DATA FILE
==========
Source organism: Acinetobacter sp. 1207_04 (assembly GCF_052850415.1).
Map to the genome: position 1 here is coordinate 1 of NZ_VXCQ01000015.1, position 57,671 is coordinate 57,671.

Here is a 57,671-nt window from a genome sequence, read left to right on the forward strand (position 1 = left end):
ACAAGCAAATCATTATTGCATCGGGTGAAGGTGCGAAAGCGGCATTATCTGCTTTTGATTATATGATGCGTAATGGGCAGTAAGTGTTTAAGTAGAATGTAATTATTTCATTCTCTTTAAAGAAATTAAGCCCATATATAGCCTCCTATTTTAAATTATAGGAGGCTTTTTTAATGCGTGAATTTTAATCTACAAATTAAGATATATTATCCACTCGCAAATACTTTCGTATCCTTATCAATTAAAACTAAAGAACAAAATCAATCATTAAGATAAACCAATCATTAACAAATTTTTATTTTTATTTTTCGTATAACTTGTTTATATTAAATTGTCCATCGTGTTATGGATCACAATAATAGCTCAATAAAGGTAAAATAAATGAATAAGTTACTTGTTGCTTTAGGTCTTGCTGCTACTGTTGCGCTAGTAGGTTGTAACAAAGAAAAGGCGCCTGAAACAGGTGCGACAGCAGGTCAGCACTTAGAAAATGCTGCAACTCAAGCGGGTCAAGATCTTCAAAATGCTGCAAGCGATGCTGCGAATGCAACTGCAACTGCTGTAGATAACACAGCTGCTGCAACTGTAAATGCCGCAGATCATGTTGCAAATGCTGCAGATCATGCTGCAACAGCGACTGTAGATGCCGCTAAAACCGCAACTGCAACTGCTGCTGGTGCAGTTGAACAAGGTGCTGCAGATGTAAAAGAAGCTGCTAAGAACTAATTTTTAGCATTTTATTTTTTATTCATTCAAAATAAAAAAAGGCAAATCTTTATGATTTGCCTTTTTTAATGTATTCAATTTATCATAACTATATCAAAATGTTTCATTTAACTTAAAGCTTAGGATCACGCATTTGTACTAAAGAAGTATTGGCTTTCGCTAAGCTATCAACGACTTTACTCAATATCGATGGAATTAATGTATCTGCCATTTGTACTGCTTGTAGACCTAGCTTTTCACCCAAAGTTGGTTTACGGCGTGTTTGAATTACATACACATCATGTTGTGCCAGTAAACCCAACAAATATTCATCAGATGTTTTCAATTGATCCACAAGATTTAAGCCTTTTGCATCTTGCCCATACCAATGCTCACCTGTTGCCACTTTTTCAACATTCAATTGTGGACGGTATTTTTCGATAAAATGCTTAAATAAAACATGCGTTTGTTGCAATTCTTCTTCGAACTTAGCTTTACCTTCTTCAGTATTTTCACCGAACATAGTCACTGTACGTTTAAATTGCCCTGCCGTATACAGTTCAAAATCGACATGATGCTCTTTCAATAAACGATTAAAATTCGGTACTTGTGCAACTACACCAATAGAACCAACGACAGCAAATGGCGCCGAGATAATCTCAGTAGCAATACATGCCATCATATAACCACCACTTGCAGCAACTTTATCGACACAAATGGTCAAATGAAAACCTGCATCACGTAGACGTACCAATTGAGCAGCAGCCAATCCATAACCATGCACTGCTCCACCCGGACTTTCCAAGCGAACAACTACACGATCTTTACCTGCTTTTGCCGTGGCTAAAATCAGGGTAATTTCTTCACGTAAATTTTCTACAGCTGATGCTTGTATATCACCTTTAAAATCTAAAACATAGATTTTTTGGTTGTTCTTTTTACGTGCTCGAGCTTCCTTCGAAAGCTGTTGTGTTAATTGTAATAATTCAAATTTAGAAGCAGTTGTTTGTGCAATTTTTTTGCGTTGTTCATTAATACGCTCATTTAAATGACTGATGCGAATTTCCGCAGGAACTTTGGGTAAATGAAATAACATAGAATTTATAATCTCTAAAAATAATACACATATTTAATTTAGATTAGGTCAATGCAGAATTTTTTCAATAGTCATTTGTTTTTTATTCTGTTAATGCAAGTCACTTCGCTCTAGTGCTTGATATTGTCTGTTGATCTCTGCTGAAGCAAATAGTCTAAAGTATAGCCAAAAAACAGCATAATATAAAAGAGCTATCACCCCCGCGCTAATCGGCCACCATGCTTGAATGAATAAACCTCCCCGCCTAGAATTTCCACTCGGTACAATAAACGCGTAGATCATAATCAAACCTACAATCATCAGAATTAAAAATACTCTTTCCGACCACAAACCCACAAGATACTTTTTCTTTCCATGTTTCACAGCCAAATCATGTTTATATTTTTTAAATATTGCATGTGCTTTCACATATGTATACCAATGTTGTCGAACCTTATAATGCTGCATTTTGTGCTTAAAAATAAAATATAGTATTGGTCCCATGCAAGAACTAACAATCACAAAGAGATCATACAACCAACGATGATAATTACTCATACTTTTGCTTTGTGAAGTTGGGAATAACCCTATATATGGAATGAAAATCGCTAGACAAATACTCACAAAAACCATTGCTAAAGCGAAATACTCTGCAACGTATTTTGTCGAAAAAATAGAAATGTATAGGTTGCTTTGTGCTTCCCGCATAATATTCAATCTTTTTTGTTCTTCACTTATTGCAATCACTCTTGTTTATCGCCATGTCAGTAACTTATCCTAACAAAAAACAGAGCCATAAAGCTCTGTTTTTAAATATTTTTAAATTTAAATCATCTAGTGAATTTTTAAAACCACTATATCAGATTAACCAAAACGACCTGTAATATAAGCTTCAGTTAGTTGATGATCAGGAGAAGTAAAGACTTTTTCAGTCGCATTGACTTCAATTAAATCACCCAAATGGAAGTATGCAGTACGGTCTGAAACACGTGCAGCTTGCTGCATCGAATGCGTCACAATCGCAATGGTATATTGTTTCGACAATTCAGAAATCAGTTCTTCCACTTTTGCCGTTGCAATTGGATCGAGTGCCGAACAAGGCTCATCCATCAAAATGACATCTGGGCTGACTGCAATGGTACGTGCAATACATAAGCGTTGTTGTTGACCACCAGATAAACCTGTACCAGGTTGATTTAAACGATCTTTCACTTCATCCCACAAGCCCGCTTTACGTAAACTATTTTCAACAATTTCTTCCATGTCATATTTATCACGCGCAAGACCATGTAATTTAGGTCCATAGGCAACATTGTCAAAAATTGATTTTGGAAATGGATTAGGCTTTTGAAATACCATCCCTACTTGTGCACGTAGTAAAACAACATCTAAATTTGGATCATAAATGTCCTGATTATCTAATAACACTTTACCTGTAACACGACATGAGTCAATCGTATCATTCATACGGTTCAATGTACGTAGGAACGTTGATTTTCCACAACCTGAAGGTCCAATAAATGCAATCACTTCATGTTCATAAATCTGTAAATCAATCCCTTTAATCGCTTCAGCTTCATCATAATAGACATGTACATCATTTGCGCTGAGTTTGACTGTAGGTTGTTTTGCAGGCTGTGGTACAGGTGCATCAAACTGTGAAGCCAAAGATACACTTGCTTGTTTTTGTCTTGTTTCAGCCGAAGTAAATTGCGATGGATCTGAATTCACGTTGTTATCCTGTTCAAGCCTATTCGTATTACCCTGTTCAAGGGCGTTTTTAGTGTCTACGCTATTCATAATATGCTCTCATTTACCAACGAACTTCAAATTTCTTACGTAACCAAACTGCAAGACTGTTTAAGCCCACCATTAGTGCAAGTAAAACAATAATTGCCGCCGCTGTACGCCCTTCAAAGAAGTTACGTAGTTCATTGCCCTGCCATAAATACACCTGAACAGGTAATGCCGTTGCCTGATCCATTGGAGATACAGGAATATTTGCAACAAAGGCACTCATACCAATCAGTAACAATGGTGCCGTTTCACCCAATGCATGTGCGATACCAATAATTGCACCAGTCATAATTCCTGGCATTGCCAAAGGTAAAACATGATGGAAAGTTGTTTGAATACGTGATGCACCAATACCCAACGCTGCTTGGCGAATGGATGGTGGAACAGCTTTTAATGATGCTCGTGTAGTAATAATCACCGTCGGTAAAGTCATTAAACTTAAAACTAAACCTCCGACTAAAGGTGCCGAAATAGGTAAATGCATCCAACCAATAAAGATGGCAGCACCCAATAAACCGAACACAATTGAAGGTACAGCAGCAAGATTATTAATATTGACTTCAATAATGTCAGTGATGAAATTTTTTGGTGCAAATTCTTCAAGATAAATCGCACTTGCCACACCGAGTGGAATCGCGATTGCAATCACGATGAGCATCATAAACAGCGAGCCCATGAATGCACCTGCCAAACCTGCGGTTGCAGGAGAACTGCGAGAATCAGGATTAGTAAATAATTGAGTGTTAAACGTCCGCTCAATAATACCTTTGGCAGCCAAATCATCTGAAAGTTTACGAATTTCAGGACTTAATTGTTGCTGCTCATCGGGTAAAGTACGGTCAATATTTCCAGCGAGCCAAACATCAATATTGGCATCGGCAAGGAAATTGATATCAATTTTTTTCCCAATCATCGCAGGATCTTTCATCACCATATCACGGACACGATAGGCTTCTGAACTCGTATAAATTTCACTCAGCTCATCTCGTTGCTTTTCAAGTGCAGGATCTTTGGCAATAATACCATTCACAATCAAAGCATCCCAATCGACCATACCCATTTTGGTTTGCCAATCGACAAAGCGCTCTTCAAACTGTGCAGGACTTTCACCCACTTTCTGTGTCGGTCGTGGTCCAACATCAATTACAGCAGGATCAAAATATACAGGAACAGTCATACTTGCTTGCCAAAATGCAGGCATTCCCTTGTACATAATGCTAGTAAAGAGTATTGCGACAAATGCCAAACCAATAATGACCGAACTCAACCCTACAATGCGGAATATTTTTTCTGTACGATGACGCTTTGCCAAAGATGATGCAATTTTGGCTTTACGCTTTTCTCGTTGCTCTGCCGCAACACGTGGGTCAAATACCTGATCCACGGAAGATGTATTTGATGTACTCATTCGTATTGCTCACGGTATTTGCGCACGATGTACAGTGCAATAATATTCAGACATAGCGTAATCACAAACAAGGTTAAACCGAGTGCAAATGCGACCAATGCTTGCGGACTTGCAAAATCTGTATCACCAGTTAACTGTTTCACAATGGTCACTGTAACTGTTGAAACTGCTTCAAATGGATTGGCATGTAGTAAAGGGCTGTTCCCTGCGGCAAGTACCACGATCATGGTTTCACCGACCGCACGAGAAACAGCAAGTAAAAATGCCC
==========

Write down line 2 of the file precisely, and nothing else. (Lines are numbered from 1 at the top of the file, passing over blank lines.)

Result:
Map to the genome: position 1 here is coordinate 1 of NZ_VXCQ01000015.1, position 57,671 is coordinate 57,671.